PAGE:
The local McDonalds chased off all their American staff overnight, then replaced them with 100% Mexican employees in a town that is 97% white. A few months later the cops found out that some of them were dealing drugs through the drive-thru window and proceeded to make some arrests. Apparently the ones that weren’t dealing drugs weren’t too crazy about getting interviewed by the police either so they stopped showing up for work. Probably didn’t matter since so many locals were boycotting the place over their hiring policies anyway. So they cleaned house again, tore down the store, rebuilt and started over. Last time I went there it was a pretty even mix of kids, retirees, a few in between and different races.


31 posted on 07/23/2007 5:42:56 PM PDT by digitalbrownshirt (http://digitalbrownshirt.blogspot.com)
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To: Screamname

Laughs!


32 posted on 07/23/2007 5:43:32 PM PDT by fight_truth_decay (John Edwards -- " War on Terror : A Bumper Sticker")
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To: fight_truth_decay

Yet oddly enough, In-n-Out Burger never has trouble getting kids to work there...


33 posted on 07/23/2007 5:43:59 PM PDT by null and void (We are a Nation of Laws... IGNORED Laws...)
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To: fight_truth_decay
Industry observers say McDonald's has done more than any of its national competitors to promote employment, even while it may pay lower wages than some regional and national chains,

I think I might see part of the problem here...

34 posted on 07/23/2007 5:45:57 PM PDT by null and void (We are a Nation of Laws... IGNORED Laws...)
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To: Screamname

McDonald’s CEO says can’t stop ads for kids
Mon Jul 16, 2007 7:07pm ET

Thought of this story when you posted that pic.

http://today.reuters.com/news/articleinvesting.aspx?type=companyNews&storyid=210904+16-Jul-2007+RTRS&WTmodLoc=InvArt-L2-CompanyNews-2


35 posted on 07/23/2007 5:46:25 PM PDT by fight_truth_decay (John Edwards -- " War on Terror : A Bumper Sticker")
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To: fight_truth_decay
the number of teenage applicants dwindling

The number of teenage Democrat registrations are dwindling too, what the MSM is really worried about. They are trying to make the case to let in more poor immigrants, i.e. natural Democrat voters.

The real solution is robotics technology and more self-service, such as poor your own soda. There will be a need for a robotics repair person but one person can manage many locations and get paid a very high wage. The Democrat politicians hate this idea because robots can not vote or be pandered to, and the robotics repairman doesn't need handouts.

36 posted on 07/23/2007 5:46:45 PM PDT by Reeses
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To: fight_truth_decay

1 reason why bush is favoring illegal immigration.


37 posted on 07/23/2007 5:47:26 PM PDT by Leftism is Mentally Deranged
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To: Weeedley
The kids of today are handed cars, cell phones and ipods and debit cards by doting but fool parents, so why sling hamburgers like we had to in the olden days?

My kids weren't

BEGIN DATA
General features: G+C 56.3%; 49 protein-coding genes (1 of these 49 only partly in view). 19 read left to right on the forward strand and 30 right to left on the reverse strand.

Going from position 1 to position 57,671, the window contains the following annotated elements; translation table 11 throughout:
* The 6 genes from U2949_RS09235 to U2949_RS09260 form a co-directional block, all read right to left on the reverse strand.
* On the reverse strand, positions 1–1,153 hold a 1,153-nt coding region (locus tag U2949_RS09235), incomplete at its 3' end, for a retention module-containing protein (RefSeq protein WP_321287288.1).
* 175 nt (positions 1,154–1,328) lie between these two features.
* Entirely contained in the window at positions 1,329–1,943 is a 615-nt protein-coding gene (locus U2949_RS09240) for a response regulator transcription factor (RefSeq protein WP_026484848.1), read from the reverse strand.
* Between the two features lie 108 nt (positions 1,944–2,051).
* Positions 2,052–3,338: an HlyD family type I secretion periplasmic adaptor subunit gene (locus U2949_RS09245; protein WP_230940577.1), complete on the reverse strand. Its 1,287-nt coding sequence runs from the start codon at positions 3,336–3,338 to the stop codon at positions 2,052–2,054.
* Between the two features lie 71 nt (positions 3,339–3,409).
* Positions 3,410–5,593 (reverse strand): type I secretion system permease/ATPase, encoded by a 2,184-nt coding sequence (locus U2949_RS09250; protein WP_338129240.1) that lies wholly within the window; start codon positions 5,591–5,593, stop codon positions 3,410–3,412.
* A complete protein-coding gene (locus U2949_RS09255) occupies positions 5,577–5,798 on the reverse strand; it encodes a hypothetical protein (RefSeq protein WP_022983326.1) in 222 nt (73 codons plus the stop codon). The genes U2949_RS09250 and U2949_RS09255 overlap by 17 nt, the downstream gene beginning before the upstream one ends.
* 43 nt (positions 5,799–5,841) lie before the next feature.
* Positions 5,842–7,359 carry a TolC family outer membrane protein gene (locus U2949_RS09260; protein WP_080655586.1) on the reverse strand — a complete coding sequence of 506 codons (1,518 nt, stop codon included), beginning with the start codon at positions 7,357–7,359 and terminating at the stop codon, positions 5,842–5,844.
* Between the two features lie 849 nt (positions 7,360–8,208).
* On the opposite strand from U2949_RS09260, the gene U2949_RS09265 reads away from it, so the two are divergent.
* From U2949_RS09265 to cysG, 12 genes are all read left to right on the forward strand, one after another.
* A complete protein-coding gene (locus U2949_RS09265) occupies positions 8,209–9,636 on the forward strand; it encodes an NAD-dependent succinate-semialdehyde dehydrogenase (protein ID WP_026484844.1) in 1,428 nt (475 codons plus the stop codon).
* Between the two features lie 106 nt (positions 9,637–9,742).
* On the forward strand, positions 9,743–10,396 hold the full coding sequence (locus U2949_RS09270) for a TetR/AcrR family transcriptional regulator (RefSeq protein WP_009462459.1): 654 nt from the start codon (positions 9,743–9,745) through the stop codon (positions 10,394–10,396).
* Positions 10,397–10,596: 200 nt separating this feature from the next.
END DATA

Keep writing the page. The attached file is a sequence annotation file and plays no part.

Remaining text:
You going to send your 17 year old daughter to work with a bunch of 40 year old men illegally in the country?

Well?

All so the McBigBucks can rake in 100 billion a year, while paying the their illegal labor 7 bucks an hour?

38 posted on 07/23/2007 5:48:05 PM PDT by dragnet2
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To: Wiggins

I wondered how long it would take for someone to post that response.


39 posted on 07/23/2007 5:49:32 PM PDT by CzarNicky (The problem with bad ideas is that they seemed like good ideas at the time.)
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To: rottndog

On a similar note, I notice that the approximate 5% unemployment rate matched up nicely to the supposed 5% of US workers being illegal immigrants. It came up when they were having their big day without Mexicans. I’d have to assume that the unemployment rate would go down a bit if there were less illegals taking jobs.

My company hires kids for $9.50 an hour during school breaks. I made sure my oldest son got one of the hardest jobs in the plant just so he wouldn’t get any dumb ideas about staying long term instead of going on to college.


40 posted on 07/23/2007 5:50:59 PM PDT by digitalbrownshirt (http://digitalbrownshirt.blogspot.com)
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To: Radix

If wages were too low, people wouldn’t work for them. But they do, so that PROVES the wages are reasonable. Sure, they could raise the wages, but why should they? The workers are still working, still willing to show up on time, and it keeps costs lower. Were they to raise wages, they would have to FIRE more workers (that’s what happens when you raise wages, this is empirical fact), and the price of burgers would go up. Then people wouldn’t buy them, then McDonald’s would once again FIRE more workers because of a reduced demand, and you’d be back in the same boat, just with less people working. (stole that paragraph from http://www.chinadaily.com.cn/opinion/2007-03/23/content_835150.htm cause I liked it..short and sweet)

Still the POWER LINES in the story above are : FEWER TEENAGERS ARE WORKING PERIOD!!! DING DING DING DING!


41 posted on 07/23/2007 5:56:21 PM PDT by fight_truth_decay (John Edwards -- " War on Terror : A Bumper Sticker")